JOHN KING, CNN HOST: And just remarkable, Victor. The conversation that those two young ladies at a time of crisis, at a time of sadness. How young people especially using technology just to find a way. Just find a way to improvise and find a way to try to keep in touch. That is -- it's heartwarming even as they go through their fear and their worry that they could be so well organized and try to help and try to do something at a time the government, as they say, seems to be overwhelmed.
KING: That's remarkable. Victor Blackwell, appreciate your hustle as well. Our viewers may not understand how difficult it is for crews to get around and to get on television in such difficult circumstances. We applaud all of our people on the ground trying to bring the story to you.
Before we go to break, just one update. The president of the United States getting a briefing at the Oval Office right now. He says we got lucky when it comes to Florida and says he hopes the United States is lucky again as Dorian now approaches the Carolinas. The president also saying that the Bahamas, the government of the Bahamas has reached out, requesting help and that he will do everything he can to assist.
Our special coverage will continue in just a moment.
[12:43:03] KING: 2020 Democrats eager today to prove their credentials when it comes to the fight against the climate crisis. Tonight, CNN town hall on that crisis will feature candidates. Nothing like a deadline to motivate. Three of tonight's featured candidates have unveiled their detailed plans to deal with the crisis within the last 24 hours. The Washington Governor Jay Inslee who you might recall centered his brief presidential campaign on the climate issue says he is thrilled to see the urgency even -- and the competition, even highlighted a few of the plans today.
(BEGIN VIDEO CLIP)
GOV. JAY INSLEE (D-WA): I had a great meeting with Senator Elizabeth Warren a few days ago. It's thrilling to see her put out a plan with such strength. We saw Senator Harris put out a plan involving environmental justice yesterday, and Secretary Castro has a really intriguing idea to help coal communities through this transition.
So we have seen, I think, an arms race now in a good way of candidates competing to have the most effective plans. And I think that's a good thing.
(END VIDEO CLIP)
KING: Democratic voters also clearly are clamoring for this debate. According to a CNN poll earlier this year, 96 percent of Democrats and Democratic-leaning independents say they want aggressive action on the climate.
With me to share their reporting and their insights, Karoun Demirjian with the Washington Post, Jonathan Martin with the New York Times, Tamara Keith with NPR, and Tarini Parti with the Wall Street Journal.
This has become kind of almost a litmus test in this Democratic race at this moment. Is that fair?
KAROUN DEMIRJIAN, CNN POLITICAL ANALYST: It's fair to say that Democrats all have to be on the side of doing something about climate change. The question is going to be though what because to date it's been mostly a litmus test. Are you in favor of taking action not what is that action going to be, how are you going to pay for it, and will it actually work? And that's how we're going to actually be seeing the candidates start to get into the nuts and bolts that have been passed over because it's been so long since there's actually been any sort of concerted policy planning and action on that issue in Washington.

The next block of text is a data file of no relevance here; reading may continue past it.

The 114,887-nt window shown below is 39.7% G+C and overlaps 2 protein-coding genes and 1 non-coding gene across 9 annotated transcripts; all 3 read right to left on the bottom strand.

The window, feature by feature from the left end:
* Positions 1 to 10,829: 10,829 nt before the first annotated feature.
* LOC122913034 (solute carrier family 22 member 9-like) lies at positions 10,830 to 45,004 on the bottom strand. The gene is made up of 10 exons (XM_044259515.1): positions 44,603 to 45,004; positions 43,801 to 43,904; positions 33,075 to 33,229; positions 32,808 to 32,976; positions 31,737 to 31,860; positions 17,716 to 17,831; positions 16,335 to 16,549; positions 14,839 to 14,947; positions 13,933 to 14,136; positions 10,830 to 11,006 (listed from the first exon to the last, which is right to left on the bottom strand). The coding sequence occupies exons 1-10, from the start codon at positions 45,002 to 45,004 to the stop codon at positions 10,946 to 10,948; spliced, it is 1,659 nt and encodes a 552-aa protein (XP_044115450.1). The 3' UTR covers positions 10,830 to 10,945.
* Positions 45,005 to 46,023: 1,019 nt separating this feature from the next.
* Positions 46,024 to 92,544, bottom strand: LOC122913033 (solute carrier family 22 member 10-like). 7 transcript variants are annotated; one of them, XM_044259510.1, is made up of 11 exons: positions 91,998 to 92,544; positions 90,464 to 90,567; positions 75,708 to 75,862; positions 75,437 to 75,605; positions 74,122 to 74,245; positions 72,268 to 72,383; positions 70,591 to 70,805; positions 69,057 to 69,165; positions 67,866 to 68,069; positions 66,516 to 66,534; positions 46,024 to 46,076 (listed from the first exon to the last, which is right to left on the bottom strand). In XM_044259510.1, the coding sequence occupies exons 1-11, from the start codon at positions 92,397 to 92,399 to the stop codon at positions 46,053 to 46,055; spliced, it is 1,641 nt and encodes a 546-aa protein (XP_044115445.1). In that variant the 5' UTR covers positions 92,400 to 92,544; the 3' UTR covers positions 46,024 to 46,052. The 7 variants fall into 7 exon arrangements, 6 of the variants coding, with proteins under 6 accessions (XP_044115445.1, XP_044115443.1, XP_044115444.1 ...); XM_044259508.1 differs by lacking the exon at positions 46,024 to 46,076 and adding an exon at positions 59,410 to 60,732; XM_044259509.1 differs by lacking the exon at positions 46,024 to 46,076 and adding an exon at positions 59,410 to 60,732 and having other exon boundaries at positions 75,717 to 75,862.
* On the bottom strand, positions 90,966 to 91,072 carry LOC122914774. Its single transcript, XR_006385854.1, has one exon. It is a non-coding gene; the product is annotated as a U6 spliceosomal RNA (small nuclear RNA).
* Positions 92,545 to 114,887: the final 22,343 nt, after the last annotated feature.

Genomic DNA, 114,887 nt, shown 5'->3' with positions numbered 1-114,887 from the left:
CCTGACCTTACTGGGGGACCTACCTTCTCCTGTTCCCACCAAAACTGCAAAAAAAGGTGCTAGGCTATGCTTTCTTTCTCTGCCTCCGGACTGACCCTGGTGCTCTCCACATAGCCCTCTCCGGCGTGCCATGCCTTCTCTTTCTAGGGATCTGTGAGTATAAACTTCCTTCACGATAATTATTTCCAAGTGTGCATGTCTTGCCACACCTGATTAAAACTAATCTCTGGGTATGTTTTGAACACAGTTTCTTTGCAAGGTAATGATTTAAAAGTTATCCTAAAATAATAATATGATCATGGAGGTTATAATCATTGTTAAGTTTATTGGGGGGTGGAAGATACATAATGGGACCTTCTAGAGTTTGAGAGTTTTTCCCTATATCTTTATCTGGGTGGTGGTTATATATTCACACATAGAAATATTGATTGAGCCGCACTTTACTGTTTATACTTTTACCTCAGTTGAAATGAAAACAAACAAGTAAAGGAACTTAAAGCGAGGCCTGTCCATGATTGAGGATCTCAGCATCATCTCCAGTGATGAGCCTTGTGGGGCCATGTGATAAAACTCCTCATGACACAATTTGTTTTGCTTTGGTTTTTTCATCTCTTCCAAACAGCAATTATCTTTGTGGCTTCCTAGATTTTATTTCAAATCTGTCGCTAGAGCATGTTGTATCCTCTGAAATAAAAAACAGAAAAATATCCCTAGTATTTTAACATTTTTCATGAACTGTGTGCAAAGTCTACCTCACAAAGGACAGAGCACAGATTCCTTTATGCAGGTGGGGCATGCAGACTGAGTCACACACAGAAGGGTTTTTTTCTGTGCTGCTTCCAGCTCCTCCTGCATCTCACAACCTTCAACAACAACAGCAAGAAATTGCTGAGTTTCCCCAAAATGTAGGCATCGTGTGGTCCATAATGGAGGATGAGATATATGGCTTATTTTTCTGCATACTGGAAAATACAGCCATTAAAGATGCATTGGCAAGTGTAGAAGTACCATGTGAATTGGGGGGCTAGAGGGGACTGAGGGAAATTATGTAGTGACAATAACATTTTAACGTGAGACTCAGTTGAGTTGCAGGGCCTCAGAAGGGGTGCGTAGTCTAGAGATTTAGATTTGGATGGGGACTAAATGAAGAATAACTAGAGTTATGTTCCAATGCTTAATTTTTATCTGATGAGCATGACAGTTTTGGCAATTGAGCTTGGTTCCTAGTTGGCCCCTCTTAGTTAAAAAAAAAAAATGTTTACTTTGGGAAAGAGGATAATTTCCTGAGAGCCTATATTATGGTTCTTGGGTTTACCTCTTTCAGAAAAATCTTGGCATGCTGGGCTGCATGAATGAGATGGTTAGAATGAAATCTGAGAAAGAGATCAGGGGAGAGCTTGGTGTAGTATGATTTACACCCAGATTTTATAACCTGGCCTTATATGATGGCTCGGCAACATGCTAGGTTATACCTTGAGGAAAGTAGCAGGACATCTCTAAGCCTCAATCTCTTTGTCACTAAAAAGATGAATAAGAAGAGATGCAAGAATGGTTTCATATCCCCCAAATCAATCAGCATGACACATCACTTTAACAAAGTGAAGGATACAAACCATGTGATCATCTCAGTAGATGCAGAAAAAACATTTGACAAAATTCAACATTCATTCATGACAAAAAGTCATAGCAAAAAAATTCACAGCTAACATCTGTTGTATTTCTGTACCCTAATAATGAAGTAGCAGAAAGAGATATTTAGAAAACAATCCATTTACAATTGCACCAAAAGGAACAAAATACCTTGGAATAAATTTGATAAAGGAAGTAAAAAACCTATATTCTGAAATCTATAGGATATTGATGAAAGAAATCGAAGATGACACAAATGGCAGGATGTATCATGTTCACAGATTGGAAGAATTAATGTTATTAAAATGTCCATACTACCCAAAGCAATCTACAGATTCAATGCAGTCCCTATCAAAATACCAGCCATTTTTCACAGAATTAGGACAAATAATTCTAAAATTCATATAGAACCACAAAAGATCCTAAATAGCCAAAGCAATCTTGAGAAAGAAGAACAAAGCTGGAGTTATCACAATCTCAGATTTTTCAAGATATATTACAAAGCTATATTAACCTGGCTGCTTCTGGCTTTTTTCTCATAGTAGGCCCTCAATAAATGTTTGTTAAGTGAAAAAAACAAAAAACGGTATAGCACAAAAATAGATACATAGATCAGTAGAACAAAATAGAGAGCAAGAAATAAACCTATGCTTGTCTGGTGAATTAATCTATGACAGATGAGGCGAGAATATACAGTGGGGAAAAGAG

KING: It's a great point because how much of this, how many voters out there, and we hope they watch because the policy debates are great.
[12:45:05] But how many voters are saying, you know, I'm not sure whether -- let's just go through one of the issues in these plans. How fast do you want to hit net zero emissions? Elizabeth Warren says I can do it by 2030. 2045 is the target for Cory Booker, Julian Castro, and Kamala Harris. 2049 is Andrew Yang's number. 2050 is what Joe Biden, Amy Klobuchar, Beto O'Rourke, Bernie Sanders, and Pete Buttigieg say.
Are their voters out there are going to say, aha, I'm for Warren because she gets there quicker, or is it just you have to have a plan? JONATHAN MARTIN, CNN POLITICAL ANALYST: Oh I think that there are definitely some who are climate voters who will like Warren's plan the best. And if Jay Inslee endorses her it may like her even better. I couldn't help but notice that Inslee, Chuck, and Warren had -- recently had a meeting in Seattle when she was in town. It's a fascinating nugget there for potential future climate czar Jay Inslee in the next Democratic administration.
So I think there are some -- not a ton, I think most Democratic voters are going to look at this the way they have in past primaries with the exception of putting more premium this time on finding someone who can win. And voters just don't go through a kind of white paper test of who is doing what on 15 issues. That's not how they approach these campaigns. But certainly, you got to be for some kind of action on climate at this moment.
KING: And as always, there are two levels to any campaign. These Democrats are competing in a highly contested primary right now. Ten candidates will be at the town hall tonight. There are other candidates who haven't made debate stage yet so therefore they're not included tonight. We'll see if they make it later as we go on.
So you're trying to appeal to Democratic primary voters but then you're also hoping to win a nomination and compete in a general election. We have a president who says there is no climate crisis which just belies the science, belies the facts, belies the obvious evidence, it is irresponsible. However, no matter who wins the Democratic nomination, he is going to say they are big-spending liberal socialists and there are some pretty big price tags here.
Amy Klobuchar's plan is $3 trillion. Joe Biden is $1.7 trillion. Pete Buttigieg somewhere in the ballpark of $1.5 to $2 trillion, $3 trillion for Cory Booker, $3 trillion for Elizabeth Warren. You see the other numbers up on the screen. The Democrats say this is money that has to be spent and that it will create jobs and will start an energy revolution. It'll be money that will be rewarded but the Republicans or at least the deniers are going to say, big-spending liberal socialists.